While Snooze lets you control when something should reappear in YOUR inbox, send it later allows you to schedule emails that will be sent to your clients at a later date. This can be helpful if you tend to send out remind emails before a first lesson or reminder emails the day before an appointment. Instead of having to set up and send an email the day you want it to go out, you can set it up when the client books the appointment or batch set up emails once a week, instead.
Send it Later emails are saved in a special “scheduled” folder, too — so if a client cancels or you need to edit an email, Gmail makes that easy to do.
Eliminate “Ah Shoot” Moments with Undo Send
Ever hit send and immediately realize you forgot to include an attachment or a link? Always catch that terrible typo two seconds after hitting the “send” button?
Undo Send is an optional feature in Gmail that allows you a few extra seconds to cancel an outgoing email. Gmail lets you set the amount of time you want in your settings, and then after hitting send you’ll see a message pop up across the bottom of your screen with the option to “Undo.” If you click it, the email becomes a draft and opens so you can edit it before clicking send again.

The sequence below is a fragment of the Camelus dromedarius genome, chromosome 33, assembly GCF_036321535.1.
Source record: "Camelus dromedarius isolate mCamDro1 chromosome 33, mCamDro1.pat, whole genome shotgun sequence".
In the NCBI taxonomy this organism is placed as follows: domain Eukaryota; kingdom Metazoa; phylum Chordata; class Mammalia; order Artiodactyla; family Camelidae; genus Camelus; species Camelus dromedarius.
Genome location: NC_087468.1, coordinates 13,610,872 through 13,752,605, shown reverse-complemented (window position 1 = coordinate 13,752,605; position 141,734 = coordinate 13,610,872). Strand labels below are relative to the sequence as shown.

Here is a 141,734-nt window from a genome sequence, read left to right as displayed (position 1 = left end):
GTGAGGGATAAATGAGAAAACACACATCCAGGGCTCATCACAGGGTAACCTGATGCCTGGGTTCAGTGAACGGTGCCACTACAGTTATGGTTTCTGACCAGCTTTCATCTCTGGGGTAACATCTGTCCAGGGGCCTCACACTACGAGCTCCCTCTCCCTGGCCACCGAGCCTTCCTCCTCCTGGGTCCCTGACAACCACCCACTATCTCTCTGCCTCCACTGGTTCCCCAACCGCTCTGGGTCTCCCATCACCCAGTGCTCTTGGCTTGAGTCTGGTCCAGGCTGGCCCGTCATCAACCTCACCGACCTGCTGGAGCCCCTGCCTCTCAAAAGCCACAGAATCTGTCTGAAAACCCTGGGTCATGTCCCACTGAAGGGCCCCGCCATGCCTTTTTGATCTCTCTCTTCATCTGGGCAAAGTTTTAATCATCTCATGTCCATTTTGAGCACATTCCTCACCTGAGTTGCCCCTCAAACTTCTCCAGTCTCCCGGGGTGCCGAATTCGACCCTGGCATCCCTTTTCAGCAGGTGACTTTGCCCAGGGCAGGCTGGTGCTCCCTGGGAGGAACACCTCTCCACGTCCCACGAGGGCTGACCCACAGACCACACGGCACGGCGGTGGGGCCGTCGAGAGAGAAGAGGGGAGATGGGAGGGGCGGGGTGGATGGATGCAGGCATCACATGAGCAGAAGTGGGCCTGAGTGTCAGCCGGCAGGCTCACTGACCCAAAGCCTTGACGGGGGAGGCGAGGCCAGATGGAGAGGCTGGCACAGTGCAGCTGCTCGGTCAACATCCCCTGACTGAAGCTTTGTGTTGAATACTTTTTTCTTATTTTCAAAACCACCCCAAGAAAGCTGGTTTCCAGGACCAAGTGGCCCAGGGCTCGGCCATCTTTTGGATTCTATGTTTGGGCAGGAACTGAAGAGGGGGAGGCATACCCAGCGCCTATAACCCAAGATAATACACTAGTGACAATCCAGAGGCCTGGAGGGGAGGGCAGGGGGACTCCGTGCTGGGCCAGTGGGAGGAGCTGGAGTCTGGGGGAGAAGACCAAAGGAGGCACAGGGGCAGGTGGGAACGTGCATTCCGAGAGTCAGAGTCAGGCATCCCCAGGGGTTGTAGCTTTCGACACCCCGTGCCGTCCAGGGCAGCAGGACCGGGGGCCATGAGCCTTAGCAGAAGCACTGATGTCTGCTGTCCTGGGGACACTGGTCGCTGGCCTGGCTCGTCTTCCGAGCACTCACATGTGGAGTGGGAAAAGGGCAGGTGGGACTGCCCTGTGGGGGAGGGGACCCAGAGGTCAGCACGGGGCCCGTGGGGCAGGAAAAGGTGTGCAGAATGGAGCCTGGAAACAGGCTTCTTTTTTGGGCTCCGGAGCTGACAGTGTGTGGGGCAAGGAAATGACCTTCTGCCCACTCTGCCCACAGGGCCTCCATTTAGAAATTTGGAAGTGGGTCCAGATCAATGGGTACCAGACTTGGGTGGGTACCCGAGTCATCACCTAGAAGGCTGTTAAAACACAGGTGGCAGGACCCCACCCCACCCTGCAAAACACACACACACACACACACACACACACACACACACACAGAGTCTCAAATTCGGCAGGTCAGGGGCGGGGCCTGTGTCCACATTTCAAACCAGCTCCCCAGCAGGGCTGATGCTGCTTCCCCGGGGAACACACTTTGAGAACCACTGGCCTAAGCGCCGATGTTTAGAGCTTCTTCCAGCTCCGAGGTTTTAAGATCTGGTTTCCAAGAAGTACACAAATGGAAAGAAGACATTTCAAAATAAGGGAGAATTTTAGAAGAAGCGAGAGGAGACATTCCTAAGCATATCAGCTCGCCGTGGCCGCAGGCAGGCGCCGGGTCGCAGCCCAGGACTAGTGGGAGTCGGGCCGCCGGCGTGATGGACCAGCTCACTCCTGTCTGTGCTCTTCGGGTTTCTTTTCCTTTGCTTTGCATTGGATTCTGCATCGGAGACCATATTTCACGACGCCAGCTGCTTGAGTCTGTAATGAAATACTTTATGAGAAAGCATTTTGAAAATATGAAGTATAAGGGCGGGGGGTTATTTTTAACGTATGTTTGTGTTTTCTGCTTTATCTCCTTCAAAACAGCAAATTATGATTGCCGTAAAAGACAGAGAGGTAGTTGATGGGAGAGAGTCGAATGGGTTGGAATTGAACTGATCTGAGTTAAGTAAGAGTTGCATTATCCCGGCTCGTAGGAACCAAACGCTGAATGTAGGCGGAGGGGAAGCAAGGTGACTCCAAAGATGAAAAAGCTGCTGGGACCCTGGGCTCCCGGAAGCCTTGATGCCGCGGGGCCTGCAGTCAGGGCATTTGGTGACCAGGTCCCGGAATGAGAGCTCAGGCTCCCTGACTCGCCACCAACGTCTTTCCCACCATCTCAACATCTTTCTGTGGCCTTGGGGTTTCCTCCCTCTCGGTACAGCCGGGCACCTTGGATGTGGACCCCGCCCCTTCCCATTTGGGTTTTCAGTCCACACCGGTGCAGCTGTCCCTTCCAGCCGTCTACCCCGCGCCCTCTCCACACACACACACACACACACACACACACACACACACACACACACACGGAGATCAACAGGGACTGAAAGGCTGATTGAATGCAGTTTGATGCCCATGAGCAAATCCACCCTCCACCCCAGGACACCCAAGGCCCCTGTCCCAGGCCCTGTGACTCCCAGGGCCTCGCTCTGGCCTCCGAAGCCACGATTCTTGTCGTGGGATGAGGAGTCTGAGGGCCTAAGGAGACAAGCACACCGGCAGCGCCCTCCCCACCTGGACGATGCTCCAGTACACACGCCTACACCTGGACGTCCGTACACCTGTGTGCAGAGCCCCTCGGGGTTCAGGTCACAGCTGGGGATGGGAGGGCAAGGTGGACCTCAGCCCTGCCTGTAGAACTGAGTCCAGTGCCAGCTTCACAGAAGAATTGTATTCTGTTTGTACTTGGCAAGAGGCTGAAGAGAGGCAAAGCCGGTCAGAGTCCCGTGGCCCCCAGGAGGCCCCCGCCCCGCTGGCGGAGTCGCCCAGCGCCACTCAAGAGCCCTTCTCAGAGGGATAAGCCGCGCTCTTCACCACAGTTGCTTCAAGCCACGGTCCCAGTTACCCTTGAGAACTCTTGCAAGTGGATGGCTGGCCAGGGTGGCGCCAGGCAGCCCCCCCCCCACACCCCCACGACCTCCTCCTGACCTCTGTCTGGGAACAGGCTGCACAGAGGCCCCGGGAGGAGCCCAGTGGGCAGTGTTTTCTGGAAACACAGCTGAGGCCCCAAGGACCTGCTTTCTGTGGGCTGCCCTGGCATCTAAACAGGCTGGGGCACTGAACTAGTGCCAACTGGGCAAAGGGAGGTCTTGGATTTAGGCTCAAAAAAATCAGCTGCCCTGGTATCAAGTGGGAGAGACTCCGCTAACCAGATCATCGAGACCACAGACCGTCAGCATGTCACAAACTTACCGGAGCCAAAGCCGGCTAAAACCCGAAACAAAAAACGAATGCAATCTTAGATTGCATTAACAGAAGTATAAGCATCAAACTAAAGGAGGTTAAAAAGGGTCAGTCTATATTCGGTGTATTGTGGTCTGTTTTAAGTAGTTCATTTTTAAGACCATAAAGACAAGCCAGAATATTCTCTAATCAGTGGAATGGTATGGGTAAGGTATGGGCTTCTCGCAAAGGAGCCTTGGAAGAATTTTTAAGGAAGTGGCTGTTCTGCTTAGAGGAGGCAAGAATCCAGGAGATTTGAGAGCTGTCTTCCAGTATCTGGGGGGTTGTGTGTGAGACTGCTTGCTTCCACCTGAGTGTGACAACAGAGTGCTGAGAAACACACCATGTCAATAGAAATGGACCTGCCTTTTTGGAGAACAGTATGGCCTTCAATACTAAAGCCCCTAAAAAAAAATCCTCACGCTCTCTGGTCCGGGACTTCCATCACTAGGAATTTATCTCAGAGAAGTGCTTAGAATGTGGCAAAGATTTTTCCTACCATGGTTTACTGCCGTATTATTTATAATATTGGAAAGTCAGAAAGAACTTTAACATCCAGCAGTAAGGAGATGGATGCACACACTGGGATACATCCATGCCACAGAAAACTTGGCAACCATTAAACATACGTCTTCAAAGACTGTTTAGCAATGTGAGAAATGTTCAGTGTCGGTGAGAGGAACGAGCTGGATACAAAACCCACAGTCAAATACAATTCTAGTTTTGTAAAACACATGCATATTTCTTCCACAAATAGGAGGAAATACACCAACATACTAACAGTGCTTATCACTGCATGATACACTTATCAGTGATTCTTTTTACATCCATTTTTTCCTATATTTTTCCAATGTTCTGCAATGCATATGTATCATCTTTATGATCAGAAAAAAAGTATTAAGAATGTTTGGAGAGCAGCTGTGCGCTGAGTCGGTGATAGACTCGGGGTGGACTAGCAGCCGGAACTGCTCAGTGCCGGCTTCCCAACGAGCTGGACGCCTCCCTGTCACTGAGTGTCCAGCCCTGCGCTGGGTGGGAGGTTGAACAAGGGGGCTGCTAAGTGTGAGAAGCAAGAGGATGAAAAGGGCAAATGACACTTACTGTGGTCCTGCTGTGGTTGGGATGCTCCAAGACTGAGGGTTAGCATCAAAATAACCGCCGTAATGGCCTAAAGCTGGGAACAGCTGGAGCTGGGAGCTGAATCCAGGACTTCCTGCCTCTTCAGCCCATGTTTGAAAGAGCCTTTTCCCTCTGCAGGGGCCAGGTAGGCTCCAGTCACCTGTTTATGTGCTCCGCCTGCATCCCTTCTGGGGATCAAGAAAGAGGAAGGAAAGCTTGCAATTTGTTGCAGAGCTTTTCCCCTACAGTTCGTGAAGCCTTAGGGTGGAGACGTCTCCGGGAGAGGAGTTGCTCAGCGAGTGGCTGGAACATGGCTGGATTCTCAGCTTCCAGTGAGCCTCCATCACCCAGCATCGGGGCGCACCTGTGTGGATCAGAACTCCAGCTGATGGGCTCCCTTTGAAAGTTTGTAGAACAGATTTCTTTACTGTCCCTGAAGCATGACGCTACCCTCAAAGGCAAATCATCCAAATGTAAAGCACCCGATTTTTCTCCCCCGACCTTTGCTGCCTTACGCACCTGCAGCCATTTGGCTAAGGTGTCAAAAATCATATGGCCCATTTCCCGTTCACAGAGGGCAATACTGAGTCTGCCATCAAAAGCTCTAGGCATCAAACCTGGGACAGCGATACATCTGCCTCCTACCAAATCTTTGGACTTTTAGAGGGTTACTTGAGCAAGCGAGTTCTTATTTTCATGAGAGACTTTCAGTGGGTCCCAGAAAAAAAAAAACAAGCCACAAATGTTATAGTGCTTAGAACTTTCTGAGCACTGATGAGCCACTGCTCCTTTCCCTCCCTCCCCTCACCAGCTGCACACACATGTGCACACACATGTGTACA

Other Options to Customize Your Gmail Email Account
While I’ve included some of my favorite tips and tricks above, I also recommend just spending some time going through your Gmail settings one by one. Play around to see which settings you like best and what makes the most sense for you. Gmail is highly customizable.
For example, you can choose to have all your email in one inbox, or to use the Tabs feature, where you have a tab for Primary email, and the others for promotions, social, updates, and forums. You can choose to auto advance your emails — so as you finish, Gmail automatically opens the next email for you — or to return to your inbox after each email. And that barely scratches the surface of what it can do.
I put together one final video with a few additional tools I like to use and features that I think aren’t always well known in Gmail.
What Gmail features is most useful for you? Do you have a branded email address? Why or why not? Leave a comment — I read all of them, and do my best to respond!